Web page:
Blog Post

Women And Men Allies: Creating An Action Plan For Diversity And Inclusion

By Subha Barry
June 19, 2017
Topics Allyship

Seramount is proud that our leader, Subha Barry, has joined over 175 CEOs and other senior leaders in signing the CEO Action for Diversity and Inclusion Pledge. DBP has a strong track record of taking action to support its members in the most challenging of times as well as in their day-to-day practice. Through our researchconferences and web seminarsresource guides and thought leadership, we strive to be a D&I practitioner’s right hand person.

Recent topics we have covered through our web seminars and member conferences include bold and inclusive leadership, supporting cultural change through D&I and managing religious diversity in the workplace. Our “hot topics” resource guides were created to support our members in addressing topical D&I challenges such as anti-trans legislation (bathroom bills), the divisive election climate and violence against people of color in the US and beyond.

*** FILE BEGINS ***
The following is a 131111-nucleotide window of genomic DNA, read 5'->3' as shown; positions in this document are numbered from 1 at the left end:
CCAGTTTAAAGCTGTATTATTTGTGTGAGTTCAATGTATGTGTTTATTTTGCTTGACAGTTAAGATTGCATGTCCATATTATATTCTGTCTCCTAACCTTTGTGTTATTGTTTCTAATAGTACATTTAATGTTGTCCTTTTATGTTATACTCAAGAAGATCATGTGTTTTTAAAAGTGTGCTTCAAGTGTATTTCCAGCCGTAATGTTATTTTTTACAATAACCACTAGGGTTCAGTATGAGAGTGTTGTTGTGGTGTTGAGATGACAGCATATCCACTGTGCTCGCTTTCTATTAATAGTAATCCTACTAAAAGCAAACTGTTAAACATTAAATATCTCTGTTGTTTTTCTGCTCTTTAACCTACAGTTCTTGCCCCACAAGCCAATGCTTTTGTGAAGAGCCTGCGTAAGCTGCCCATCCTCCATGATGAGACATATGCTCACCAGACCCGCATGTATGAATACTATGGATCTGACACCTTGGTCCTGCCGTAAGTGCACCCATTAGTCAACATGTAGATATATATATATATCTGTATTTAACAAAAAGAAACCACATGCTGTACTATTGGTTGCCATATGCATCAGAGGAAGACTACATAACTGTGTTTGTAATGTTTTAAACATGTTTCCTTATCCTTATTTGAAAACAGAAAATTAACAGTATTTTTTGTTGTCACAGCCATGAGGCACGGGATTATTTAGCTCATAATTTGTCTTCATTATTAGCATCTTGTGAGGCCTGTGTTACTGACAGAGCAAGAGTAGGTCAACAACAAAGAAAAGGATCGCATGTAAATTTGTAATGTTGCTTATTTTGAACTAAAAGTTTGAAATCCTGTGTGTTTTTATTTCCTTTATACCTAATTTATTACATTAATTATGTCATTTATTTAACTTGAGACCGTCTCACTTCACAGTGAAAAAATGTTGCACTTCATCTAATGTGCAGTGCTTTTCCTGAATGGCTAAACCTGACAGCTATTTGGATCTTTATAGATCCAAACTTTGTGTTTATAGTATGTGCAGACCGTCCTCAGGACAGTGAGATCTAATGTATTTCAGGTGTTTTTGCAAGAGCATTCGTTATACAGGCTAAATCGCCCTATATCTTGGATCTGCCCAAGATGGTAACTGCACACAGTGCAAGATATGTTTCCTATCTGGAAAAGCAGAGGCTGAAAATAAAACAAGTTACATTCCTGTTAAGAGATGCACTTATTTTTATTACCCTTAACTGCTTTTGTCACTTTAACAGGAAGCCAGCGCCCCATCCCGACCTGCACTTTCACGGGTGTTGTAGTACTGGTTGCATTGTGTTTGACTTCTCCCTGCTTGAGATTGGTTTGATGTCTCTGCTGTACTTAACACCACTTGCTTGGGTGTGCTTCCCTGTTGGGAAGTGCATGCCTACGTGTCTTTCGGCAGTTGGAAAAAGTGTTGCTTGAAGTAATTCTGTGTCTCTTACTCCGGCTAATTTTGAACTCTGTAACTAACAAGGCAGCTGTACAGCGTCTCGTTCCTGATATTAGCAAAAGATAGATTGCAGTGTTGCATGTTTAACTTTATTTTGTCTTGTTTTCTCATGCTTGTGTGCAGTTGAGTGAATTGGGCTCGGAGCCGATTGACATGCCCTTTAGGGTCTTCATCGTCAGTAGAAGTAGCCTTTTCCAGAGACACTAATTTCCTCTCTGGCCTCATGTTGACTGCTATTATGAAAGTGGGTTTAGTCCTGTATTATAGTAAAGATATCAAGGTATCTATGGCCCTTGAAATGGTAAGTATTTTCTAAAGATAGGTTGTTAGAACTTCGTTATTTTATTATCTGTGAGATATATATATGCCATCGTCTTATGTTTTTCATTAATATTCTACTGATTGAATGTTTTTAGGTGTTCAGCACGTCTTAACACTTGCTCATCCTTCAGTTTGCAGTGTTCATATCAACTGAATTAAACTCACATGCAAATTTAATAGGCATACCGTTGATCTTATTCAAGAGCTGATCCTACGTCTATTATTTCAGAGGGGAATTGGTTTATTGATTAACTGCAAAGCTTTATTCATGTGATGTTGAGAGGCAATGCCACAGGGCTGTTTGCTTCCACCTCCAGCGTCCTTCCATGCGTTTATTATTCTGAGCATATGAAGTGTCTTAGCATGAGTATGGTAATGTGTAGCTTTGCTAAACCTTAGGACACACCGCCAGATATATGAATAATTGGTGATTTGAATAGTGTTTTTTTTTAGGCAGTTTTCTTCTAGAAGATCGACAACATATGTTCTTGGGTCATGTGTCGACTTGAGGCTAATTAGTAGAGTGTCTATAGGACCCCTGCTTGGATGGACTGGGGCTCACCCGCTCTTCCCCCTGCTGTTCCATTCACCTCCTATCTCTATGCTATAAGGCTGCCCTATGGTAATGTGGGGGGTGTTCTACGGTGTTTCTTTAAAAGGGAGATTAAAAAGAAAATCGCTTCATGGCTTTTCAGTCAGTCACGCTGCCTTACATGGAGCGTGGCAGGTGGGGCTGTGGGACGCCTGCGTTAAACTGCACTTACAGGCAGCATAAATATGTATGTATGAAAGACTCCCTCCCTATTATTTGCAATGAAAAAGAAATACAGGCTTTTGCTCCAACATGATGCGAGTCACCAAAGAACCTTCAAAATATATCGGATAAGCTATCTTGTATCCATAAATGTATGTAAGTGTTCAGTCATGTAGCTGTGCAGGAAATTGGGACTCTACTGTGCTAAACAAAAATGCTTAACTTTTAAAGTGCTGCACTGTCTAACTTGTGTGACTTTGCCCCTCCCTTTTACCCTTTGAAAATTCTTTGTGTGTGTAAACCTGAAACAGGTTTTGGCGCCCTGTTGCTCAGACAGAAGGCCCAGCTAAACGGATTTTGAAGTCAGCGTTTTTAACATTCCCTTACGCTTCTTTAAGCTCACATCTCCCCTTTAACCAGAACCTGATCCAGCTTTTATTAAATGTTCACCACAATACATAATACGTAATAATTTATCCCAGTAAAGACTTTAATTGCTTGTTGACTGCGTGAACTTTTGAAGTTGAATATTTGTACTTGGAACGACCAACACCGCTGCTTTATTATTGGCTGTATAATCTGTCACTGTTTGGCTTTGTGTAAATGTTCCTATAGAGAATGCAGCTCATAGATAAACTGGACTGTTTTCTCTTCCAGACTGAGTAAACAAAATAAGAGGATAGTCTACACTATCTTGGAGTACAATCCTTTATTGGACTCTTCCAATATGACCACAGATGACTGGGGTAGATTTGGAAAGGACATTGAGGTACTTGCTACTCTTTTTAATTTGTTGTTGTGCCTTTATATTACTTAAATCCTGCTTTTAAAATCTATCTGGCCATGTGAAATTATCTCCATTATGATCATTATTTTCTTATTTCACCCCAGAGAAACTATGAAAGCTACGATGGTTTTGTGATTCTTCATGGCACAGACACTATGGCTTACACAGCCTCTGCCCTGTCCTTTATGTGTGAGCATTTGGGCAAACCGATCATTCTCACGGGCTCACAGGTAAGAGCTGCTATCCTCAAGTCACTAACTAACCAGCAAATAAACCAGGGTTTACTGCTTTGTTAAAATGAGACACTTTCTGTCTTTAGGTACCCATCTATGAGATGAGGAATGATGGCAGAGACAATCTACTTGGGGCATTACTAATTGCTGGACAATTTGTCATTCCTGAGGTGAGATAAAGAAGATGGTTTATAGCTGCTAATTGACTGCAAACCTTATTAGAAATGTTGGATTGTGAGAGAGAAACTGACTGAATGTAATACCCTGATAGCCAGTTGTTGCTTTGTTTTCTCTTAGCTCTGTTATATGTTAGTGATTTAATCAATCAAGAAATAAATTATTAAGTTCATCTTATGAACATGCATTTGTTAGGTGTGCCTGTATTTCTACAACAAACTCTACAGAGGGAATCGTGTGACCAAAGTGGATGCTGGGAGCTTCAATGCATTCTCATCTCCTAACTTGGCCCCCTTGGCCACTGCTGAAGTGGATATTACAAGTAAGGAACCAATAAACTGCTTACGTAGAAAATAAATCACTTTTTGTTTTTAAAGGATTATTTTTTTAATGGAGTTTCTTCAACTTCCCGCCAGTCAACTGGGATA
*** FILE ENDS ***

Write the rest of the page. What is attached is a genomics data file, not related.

We pledge to continue our work to move the needle on diversity and inclusion by providing just in time resources for our members and to provide thought leadership to the wider D&I community through platforms such as this. An example of that thought leadership is Subha Barry’s recent #CEOAction LinkedIn post highlighting the importance of men and women working as allies to advance women, and all under-represented groups, to senior leadership roles to benefit the business. You can read that post below.